1. Powdered Concentrate: We’ve divided the nutrients into 3 parts so that you can add more or less of each, depending on your needs. This is a powder so it’s measured by weight, not by volume.  When measuring the powder, be sure to use a scale and not a measuring cup.
  1. Liquid Concentrate: The next step is to combine each part with water, separately. One-gallon jugs are easy to find, inexpensive, and easy to store, so this is what we recommend using.  As long as the container for the liquid concentrate is sealed when it is stored, it will have an indefinite shelf life.  This is a concentrated version of your nutrient solution that is measured by volume using a measuring cup.
  1. Working Solution: The working solution is the nutrient solution in your reservoir.  It is at the ideal concentration for your plant’s roots to uptake the nutrients.  Reminder: always factor in the EC of your water!  See the section on EC for more information about this.  For information on mixing your liquid concentrate into a working solution, read on.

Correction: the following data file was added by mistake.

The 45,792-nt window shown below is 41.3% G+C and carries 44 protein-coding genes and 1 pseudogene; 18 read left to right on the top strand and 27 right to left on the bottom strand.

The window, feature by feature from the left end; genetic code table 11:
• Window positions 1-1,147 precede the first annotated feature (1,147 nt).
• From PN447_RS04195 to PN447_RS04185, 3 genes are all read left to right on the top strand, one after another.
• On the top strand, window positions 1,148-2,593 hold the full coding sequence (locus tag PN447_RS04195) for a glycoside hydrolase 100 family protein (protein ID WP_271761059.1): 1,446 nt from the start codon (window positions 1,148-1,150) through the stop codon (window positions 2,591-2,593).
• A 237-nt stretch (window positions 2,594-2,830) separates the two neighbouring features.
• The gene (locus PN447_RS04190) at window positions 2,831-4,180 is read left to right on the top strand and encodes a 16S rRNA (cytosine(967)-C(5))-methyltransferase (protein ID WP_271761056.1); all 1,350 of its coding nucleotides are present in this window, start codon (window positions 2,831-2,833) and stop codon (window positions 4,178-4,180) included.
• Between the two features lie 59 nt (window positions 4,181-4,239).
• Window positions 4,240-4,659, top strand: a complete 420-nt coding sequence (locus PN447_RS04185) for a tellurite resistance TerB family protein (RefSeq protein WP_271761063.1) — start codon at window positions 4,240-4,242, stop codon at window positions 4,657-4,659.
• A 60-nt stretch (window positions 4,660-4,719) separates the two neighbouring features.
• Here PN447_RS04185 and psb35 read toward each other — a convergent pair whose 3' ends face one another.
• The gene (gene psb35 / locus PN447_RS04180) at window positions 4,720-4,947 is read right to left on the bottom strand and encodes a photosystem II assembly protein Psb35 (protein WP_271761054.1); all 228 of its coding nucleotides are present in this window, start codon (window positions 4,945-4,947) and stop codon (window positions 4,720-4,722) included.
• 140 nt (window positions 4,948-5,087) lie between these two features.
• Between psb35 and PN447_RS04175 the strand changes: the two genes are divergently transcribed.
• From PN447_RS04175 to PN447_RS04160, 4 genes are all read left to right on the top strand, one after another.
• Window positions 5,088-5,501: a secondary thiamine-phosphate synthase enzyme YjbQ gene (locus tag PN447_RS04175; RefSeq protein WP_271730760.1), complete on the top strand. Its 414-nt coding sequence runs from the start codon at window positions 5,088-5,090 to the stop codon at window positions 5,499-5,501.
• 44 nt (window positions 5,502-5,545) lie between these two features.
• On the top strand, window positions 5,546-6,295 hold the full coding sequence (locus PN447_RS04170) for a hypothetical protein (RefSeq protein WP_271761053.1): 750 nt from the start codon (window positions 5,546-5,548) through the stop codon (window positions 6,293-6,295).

Example 1:  When mixing nutrients for the Patio Garden, which has a 5-gallon reservoir, add 4 gallons of water into a 5-gallon bucket and add 1.28 oz. of each liquid concentrate per gallon of water.

1.28 oz. of each part x 4 gallons of water = 5.12 oz. of each part

5.12 oz. x 3 Parts (A, B, and C) = 15.36 oz. nutrients

15.36 oz. nutrients + 64 oz. water = 79.36 oz., or 4.96 gallons, of working solution

Example 2: When you’re using a 55-gallon barrel as a reservoir, fill it with 50 gallons of water and add ½ gal of each Part, which will give you 51.5 gallons of nutrient solution for your plants.

50 gallons water + 1.5 gallons nutrients (from all 3 Parts) = 51.5 gallons working solution

Closed System Flushing

Finally, let’s examine how important it is to flush out your nutrient reservoir, if you are using a closed system.  Closed systems should ideally be flushed out each week.  Though this may seem like a lot, there is a scientific explanation for it.  Plants intake nutrients through their roots, just as we consume food through our mouths.  Plants excrete waste salts in a process known as transpiration.  These salts are excreted into the water that is part of your nutrient solution.  The EC will rise when there are lots of waste salts in the water, but it is actually measuring the waste and not the fresh nutrients.  Although the reading is accurate, the plants cannot use these salts.